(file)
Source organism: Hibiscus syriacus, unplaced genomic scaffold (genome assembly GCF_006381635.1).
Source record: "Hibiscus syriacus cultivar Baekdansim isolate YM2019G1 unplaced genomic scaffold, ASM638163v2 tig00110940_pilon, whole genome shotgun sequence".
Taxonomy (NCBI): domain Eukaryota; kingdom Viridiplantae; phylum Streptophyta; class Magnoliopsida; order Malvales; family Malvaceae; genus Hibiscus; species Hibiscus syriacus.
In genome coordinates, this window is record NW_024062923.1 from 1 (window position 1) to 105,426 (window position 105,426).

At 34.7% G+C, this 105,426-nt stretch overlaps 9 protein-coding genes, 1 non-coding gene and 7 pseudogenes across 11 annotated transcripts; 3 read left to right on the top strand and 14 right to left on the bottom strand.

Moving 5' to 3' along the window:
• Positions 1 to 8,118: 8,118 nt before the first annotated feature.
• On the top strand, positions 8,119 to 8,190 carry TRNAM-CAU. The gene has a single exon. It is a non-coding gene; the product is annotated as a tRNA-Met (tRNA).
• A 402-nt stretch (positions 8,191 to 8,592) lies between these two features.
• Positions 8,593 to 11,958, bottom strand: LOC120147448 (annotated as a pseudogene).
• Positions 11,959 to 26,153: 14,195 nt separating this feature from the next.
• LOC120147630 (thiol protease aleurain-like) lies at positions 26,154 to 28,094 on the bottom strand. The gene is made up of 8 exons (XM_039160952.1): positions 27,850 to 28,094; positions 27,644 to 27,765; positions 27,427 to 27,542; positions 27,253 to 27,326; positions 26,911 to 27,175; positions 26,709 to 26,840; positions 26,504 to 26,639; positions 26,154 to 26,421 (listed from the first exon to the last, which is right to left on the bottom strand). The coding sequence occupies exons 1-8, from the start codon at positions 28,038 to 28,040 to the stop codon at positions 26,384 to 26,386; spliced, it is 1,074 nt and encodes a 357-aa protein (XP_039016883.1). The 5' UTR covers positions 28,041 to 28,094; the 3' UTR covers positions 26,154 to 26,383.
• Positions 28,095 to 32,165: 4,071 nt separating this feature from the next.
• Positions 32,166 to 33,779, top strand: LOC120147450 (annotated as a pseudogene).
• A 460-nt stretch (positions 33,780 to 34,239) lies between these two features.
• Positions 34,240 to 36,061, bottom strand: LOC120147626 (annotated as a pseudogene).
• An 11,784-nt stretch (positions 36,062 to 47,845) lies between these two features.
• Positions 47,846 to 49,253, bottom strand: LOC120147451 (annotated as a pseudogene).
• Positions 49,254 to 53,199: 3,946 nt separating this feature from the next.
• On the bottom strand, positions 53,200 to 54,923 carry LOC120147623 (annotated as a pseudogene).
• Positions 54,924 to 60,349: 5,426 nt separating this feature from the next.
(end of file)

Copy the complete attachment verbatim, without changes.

Source organism: Hibiscus syriacus, unplaced genomic scaffold (genome assembly GCF_006381635.1).
Source record: "Hibiscus syriacus cultivar Baekdansim isolate YM2019G1 unplaced genomic scaffold, ASM638163v2 tig00110940_pilon, whole genome shotgun sequence".
Taxonomy (NCBI): domain Eukaryota; kingdom Viridiplantae; phylum Streptophyta; class Magnoliopsida; order Malvales; family Malvaceae; genus Hibiscus; species Hibiscus syriacus.
In genome coordinates, this window is record NW_024062923.1 from 1 (window position 1) to 105,426 (window position 105,426).

At 34.7% G+C, this 105,426-nt stretch overlaps 9 protein-coding genes, 1 non-coding gene and 7 pseudogenes across 11 annotated transcripts; 3 read left to right on the top strand and 14 right to left on the bottom strand.

Moving 5' to 3' along the window:
• Positions 1 to 8,118: 8,118 nt before the first annotated feature.
• On the top strand, positions 8,119 to 8,190 carry TRNAM-CAU. The gene has a single exon. It is a non-coding gene; the product is annotated as a tRNA-Met (tRNA).
• A 402-nt stretch (positions 8,191 to 8,592) lies between these two features.
• Positions 8,593 to 11,958, bottom strand: LOC120147448 (annotated as a pseudogene).
• Positions 11,959 to 26,153: 14,195 nt separating this feature from the next.
• LOC120147630 (thiol protease aleurain-like) lies at positions 26,154 to 28,094 on the bottom strand. The gene is made up of 8 exons (XM_039160952.1): positions 27,850 to 28,094; positions 27,644 to 27,765; positions 27,427 to 27,542; positions 27,253 to 27,326; positions 26,911 to 27,175; positions 26,709 to 26,840; positions 26,504 to 26,639; positions 26,154 to 26,421 (listed from the first exon to the last, which is right to left on the bottom strand). The coding sequence occupies exons 1-8, from the start codon at positions 28,038 to 28,040 to the stop codon at positions 26,384 to 26,386; spliced, it is 1,074 nt and encodes a 357-aa protein (XP_039016883.1). The 5' UTR covers positions 28,041 to 28,094; the 3' UTR covers positions 26,154 to 26,383.
• Positions 28,095 to 32,165: 4,071 nt separating this feature from the next.
• Positions 32,166 to 33,779, top strand: LOC120147450 (annotated as a pseudogene).
• A 460-nt stretch (positions 33,780 to 34,239) lies between these two features.
• Positions 34,240 to 36,061, bottom strand: LOC120147626 (annotated as a pseudogene).
• An 11,784-nt stretch (positions 36,062 to 47,845) lies between these two features.
• Positions 47,846 to 49,253, bottom strand: LOC120147451 (annotated as a pseudogene).
• Positions 49,254 to 53,199: 3,946 nt separating this feature from the next.
• On the bottom strand, positions 53,200 to 54,923 carry LOC120147623 (annotated as a pseudogene).
• Positions 54,924 to 60,349: 5,426 nt separating this feature from the next.